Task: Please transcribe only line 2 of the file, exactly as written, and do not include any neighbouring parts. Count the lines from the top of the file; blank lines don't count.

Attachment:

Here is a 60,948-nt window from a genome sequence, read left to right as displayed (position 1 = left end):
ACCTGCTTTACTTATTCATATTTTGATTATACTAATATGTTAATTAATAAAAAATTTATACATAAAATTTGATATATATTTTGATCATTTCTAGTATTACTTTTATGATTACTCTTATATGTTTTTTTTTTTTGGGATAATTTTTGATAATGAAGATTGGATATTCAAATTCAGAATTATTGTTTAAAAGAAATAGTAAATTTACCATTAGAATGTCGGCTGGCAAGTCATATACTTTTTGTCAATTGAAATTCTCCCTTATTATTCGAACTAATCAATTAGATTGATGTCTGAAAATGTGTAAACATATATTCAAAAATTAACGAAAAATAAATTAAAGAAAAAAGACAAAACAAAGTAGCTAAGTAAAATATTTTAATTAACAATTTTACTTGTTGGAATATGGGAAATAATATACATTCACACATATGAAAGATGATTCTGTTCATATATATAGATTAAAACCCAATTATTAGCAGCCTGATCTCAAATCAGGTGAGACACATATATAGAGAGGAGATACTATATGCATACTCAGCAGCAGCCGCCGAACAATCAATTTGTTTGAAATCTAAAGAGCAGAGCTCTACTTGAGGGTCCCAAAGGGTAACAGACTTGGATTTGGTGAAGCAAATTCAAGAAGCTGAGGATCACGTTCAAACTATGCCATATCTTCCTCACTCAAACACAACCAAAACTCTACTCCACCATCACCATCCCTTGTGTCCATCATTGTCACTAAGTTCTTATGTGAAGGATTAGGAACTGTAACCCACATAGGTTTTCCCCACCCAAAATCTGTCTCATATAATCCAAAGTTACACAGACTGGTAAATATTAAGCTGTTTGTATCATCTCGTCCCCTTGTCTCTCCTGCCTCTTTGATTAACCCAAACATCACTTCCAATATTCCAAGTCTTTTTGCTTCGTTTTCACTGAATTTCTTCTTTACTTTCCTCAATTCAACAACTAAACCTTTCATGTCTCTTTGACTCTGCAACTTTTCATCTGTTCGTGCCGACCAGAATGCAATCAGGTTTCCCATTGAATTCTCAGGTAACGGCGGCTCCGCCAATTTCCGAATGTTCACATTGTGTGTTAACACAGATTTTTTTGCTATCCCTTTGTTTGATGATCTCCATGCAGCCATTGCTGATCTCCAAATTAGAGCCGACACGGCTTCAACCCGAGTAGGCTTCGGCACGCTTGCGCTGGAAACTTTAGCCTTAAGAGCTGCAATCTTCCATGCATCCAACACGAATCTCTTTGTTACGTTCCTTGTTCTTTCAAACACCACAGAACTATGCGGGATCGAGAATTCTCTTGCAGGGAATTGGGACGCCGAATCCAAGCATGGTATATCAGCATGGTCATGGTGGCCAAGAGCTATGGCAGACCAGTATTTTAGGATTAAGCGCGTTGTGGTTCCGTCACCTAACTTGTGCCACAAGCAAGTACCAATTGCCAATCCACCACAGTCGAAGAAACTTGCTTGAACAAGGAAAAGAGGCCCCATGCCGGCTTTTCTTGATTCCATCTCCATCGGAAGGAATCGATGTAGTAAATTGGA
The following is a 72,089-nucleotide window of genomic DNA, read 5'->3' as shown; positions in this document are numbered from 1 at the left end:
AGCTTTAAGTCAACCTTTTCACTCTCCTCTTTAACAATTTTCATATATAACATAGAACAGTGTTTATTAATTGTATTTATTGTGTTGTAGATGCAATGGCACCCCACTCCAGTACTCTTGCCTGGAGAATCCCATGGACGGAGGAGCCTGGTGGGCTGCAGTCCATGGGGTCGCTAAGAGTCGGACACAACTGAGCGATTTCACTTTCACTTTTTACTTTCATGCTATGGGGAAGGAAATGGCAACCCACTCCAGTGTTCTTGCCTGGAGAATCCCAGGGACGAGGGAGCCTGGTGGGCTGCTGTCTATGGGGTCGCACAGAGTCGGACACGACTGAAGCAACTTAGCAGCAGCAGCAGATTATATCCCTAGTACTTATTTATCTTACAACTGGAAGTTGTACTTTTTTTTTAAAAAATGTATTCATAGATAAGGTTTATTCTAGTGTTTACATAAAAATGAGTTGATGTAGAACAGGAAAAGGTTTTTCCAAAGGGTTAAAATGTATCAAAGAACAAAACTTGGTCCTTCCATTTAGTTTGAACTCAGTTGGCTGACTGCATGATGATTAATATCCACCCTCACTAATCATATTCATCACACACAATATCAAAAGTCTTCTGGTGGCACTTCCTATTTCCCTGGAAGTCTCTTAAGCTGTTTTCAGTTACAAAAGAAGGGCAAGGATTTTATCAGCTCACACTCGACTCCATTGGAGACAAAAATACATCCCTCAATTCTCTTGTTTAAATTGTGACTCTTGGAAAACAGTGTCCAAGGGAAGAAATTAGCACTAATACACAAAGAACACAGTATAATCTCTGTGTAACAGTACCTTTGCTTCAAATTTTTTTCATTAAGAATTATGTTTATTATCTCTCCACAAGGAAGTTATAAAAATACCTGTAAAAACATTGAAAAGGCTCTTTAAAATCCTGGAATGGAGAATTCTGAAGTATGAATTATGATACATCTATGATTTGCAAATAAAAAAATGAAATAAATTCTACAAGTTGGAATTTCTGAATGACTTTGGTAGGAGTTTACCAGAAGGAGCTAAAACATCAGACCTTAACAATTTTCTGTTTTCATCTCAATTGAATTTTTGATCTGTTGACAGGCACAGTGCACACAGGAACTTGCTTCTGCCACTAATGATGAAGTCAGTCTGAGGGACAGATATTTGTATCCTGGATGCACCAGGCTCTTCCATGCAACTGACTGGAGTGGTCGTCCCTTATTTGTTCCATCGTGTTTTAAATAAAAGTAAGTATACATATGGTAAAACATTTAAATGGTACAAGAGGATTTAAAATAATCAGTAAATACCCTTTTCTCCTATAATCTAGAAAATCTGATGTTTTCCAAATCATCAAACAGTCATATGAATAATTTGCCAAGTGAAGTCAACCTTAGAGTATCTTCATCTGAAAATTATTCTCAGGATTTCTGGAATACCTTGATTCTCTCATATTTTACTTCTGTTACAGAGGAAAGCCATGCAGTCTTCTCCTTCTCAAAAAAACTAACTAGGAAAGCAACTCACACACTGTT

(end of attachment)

ACCTGCTTTACTTATTCATATTTTGATTATACTAATATGTTAATTAATAAAAAATTTATACATAAAATTTGATATATATTTTGATCATTTCTAGTATTACTTTTATGATTACTCTTATATGTTTTTTTTTTTTGGGATAATTTTTGATAATGAAGATTGGATATTCAAATTCAGAATTATTGTTTAAAAGAAATAGTAAATTTACCATTAGAATGTCGGCTGGCAAGTCATATACTTTTTGTCAATTGAAATTCTCCCTTATTATTCGAACTAATCAATTAGATTGATGTCTGAAAATGTGTAAACATATATTCAAAAATTAACGAAAAATAAATTAAAGAAAAAAGACAAAACAAAGTAGCTAAGTAAAATATTTTAATTAACAATTTTACTTGTTGGAATATGGGAAATAATATACATTCACACATATGAAAGATGATTCTGTTCATATATATAGATTAAAACCCAATTATTAGCAGCCTGATCTCAAATCAGGTGAGACACATATATAGAGAGGAGATACTATATGCATACTCAGCAGCAGCCGCCGAACAATCAATTTGTTTGAAATCTAAAGAGCAGAGCTCTACTTGAGGGTCCCAAAGGGTAACAGACTTGGATTTGGTGAAGCAAATTCAAGAAGCTGAGGATCACGTTCAAACTATGCCATATCTTCCTCACTCAAACACAACCAAAACTCTACTCCACCATCACCATCCCTTGTGTCCATCATTGTCACTAAGTTCTTATGTGAAGGATTAGGAACTGTAACCCACATAGGTTTTCCCCACCCAAAATCTGTCTCATATAATCCAAAGTTACACAGACTGGTAAATATTAAGCTGTTTGTATCATCTCGTCCCCTTGTCTCTCCTGCCTCTTTGATTAACCCAAACATCACTTCCAATATTCCAAGTCTTTTTGCTTCGTTTTCACTGAATTTCTTCTTTACTTTCCTCAATTCAACAACTAAACCTTTCATGTCTCTTTGACTCTGCAACTTTTCATCTGTTCGTGCCGACCAGAATGCAATCAGGTTTCCCATTGAATTCTCAGGTAACGGCGGCTCCGCCAATTTCCGAATGTTCACATTGTGTGTTAACACAGATTTTTTTGCTATCCCTTTGTTTGATGATCTCCATGCAGCCATTGCTGATCTCCAAATTAGAGCCGACACGGCTTCAACCCGAGTAGGCTTCGGCACGCTTGCGCTGGAAACTTTAGCCTTAAGAGCTGCAATCTTCCATGCATCCAACACGAATCTCTTTGTTACGTTCCTTGTTCTTTCAAACACCACAGAACTATGCGGGATCGAGAATTCTCTTGCAGGGAATTGGGACGCCGAATCCAAGCATGGTATATCAGCATGGTCATGGTGGCCAAGAGCTATGGCAGACCAGTATTTTAGGATTAAGCGCGTTGTGGTTCCGTCACCTAACTTGTGCCACAAGCAAGTACCAATTGCCAATCCACCACAGTCGAAGAAACTTGCTTGAACAAGGAAAAGAGGCCCCATGCCGGCTTTTCTTGATTCCATCTCCATCGGAAGGAATCGATGTAGTAAATTGGA